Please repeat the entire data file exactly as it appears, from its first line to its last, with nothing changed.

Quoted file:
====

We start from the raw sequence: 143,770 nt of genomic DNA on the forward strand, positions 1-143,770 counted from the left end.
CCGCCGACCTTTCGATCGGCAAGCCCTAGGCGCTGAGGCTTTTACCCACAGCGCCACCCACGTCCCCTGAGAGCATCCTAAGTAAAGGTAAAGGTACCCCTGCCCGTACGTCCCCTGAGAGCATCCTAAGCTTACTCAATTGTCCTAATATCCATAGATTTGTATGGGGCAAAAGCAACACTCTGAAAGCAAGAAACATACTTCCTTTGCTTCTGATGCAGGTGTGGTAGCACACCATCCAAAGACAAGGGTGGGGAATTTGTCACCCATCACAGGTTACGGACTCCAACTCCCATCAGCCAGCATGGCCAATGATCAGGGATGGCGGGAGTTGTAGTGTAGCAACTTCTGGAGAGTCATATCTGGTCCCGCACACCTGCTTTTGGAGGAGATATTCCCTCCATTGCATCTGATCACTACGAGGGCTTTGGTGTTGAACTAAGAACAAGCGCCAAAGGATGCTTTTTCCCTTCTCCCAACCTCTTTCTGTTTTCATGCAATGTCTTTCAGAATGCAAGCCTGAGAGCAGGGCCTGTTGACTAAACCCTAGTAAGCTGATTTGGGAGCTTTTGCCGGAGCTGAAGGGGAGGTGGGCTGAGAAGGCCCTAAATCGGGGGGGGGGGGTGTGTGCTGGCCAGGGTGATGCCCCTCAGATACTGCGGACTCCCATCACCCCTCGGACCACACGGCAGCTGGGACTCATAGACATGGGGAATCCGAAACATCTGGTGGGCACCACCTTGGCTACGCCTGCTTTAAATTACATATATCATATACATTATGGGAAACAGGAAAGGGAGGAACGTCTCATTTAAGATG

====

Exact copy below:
We start from the raw sequence: 143,770 nt of genomic DNA on the forward strand, positions 1-143,770 counted from the left end.
CCGCCGACCTTTCGATCGGCAAGCCCTAGGCGCTGAGGCTTTTACCCACAGCGCCACCCACGTCCCCTGAGAGCATCCTAAGTAAAGGTAAAGGTACCCCTGCCCGTACGTCCCCTGAGAGCATCCTAAGCTTACTCAATTGTCCTAATATCCATAGATTTGTATGGGGCAAAAGCAACACTCTGAAAGCAAGAAACATACTTCCTTTGCTTCTGATGCAGGTGTGGTAGCACACCATCCAAAGACAAGGGTGGGGAATTTGTCACCCATCACAGGTTACGGACTCCAACTCCCATCAGCCAGCATGGCCAATGATCAGGGATGGCGGGAGTTGTAGTGTAGCAACTTCTGGAGAGTCATATCTGGTCCCGCACACCTGCTTTTGGAGGAGATATTCCCTCCATTGCATCTGATCACTACGAGGGCTTTGGTGTTGAACTAAGAACAAGCGCCAAAGGATGCTTTTTCCCTTCTCCCAACCTCTTTCTGTTTTCATGCAATGTCTTTCAGAATGCAAGCCTGAGAGCAGGGCCTGTTGACTAAACCCTAGTAAGCTGATTTGGGAGCTTTTGCCGGAGCTGAAGGGGAGGTGGGCTGAGAAGGCCCTAAATCGGGGGGGGGGGGTGTGTGCTGGCCAGGGTGATGCCCCTCAGATACTGCGGACTCCCATCACCCCTCGGACCACACGGCAGCTGGGACTCATAGACATGGGGAATCCGAAACATCTGGTGGGCACCACCTTGGCTACGCCTGCTTTAAATTACATATATCATATACATTATGGGAAACAGGAAAGGGAGGAACGTCTCATTTAAGATG